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Origin of Life Lab Report: by Ceci Simon

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Cecilia Simon

on 12 March 2015

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Transcript of Origin of Life Lab Report: by Ceci Simon

In the intial experiment to study the origin of life, we intended to create coacervates in a lab setting using carbohydrate, gum arabic, and gelatin, and hydrochloric acid. We created a mixture containing a gum arabic solution and the gelatin one. We recorded pH values after adding drops of hydrochloric acid, and then observed the solution under a light microscope on low power and recorded the number of coacervates for each run.
I obtained 3 test tubes filled with the same solution from the initial experiment and added 3 drops of hydrochloric acid to each one. The pH value of all 3 was 3.5. After that, I placed one test tube in the hot water bath for 10 minutes, one in the ice water bath for 10 minutes, and left the control solution at room temp, or sitting in the test tube rack. After time in each different environment, I observed drops from each solution and counted the number of coacervates under my light microscope.
My Experiment
The question I explored in my self designed lab was: How many coacervates will form in different temperatures such as hot, cold, or room environments?
I hypothesized that more coacervates would form in the hot water bath, a similar environment to the hydrothermal vents in the deep ocean. To test my hypothesis, I set up a hot water bath, a cold water bath, and obtained a room temp solution to act as my control to compare the changed test tubes to.
Initial Experiment
After running my experiment, I found 1 large coacervate in the room temp solution, 6 large and 41 small coacervates in the hot bath solution, and 5 large and 30 small coacervates in the ice bath solution. The hot water contained many little coacervates and the ice bath produced the largest coacervates.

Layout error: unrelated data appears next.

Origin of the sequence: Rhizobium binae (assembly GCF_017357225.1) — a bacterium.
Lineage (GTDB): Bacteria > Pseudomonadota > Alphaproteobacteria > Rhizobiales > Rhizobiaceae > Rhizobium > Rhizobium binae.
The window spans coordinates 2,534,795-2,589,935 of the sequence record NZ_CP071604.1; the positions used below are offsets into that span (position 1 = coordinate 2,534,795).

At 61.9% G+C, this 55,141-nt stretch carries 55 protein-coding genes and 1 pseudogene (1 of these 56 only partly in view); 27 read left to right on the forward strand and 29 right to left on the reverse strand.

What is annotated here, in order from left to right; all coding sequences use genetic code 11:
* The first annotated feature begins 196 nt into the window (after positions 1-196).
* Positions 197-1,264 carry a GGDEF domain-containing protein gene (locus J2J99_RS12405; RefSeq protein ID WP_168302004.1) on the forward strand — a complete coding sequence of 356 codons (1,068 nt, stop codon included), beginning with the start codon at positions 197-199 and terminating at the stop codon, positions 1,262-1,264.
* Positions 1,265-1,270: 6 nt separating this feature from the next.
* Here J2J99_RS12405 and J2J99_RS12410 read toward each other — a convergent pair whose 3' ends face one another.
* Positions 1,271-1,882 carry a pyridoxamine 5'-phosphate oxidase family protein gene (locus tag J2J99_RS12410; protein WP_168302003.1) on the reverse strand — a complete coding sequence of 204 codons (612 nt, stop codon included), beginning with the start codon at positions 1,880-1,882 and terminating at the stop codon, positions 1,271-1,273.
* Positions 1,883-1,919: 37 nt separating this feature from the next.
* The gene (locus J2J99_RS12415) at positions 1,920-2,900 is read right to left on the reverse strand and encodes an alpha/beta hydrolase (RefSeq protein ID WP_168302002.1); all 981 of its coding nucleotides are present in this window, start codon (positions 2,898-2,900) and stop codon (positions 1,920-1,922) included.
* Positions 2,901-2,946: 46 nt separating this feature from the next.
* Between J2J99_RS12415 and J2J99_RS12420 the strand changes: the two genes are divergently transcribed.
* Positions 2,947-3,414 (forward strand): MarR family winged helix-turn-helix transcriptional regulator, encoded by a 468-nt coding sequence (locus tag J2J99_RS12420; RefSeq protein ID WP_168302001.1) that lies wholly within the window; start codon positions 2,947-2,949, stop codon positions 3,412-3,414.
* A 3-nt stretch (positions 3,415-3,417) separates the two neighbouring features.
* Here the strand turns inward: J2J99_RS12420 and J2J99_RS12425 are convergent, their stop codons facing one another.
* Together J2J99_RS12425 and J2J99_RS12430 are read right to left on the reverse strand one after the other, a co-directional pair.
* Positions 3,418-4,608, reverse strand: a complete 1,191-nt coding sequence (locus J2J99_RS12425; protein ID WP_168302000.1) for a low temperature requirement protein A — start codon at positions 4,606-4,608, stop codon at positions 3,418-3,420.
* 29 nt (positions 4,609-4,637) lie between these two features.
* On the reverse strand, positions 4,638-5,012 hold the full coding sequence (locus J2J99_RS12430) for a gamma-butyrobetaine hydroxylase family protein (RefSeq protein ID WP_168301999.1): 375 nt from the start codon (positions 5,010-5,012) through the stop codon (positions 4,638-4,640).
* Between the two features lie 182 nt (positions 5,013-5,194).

My experimental procedure and findings fully supported my hypothesis, which was predicting the most coacervates would appear in the hot water bath. Since there were around 46 coacervates in the solution which had been placed in the hot water bath, this proved to be the solution with the most coacervates, as room temp only had 1 coacervate and the ice bath solution contained 35 coacervates. Scientific evidence has shown that life has existed in aggregates, or aquatic environments, and this heated, primordial sea proved was hypothesized by Oparin to contain the first life forms.
How did living organism arise on Earth? This lab allowed us study the origin of life in a lab setting. Although never been accomplished, this lab intended for us to create coacervates, which are droplets of organic polymers that possess life like characteristics. Similar to Alexander Oparin's experiment, we used carbohydrates, gum arabic, gelatin, and hydrochloric acid. Since cells are a necessary precursor to life, it is important we understand their origin. My experiment tested a different variable, temperature, to compare and contrast the effect of varying environments on coacervate development.

Carolina Origin of Life Kit for AP Biology, 2011.
In conclusion, this experiment gave me insight into the early Earth's environment and allowed me to create life like organic polymers that represented the origin of life. After testing the effect of various temperature environments, I concluded that the origin of life sprung from a primordial sea with high temperatures. My lab experience and supported hypothesis of the most coacervates in hot temperatures strengthens the idea of the origin of life existing in hot aquatic environments.
Results, Introduction, and Discussion
Conclusion and References
Origin of Life Lab Report: by Ceci Simon
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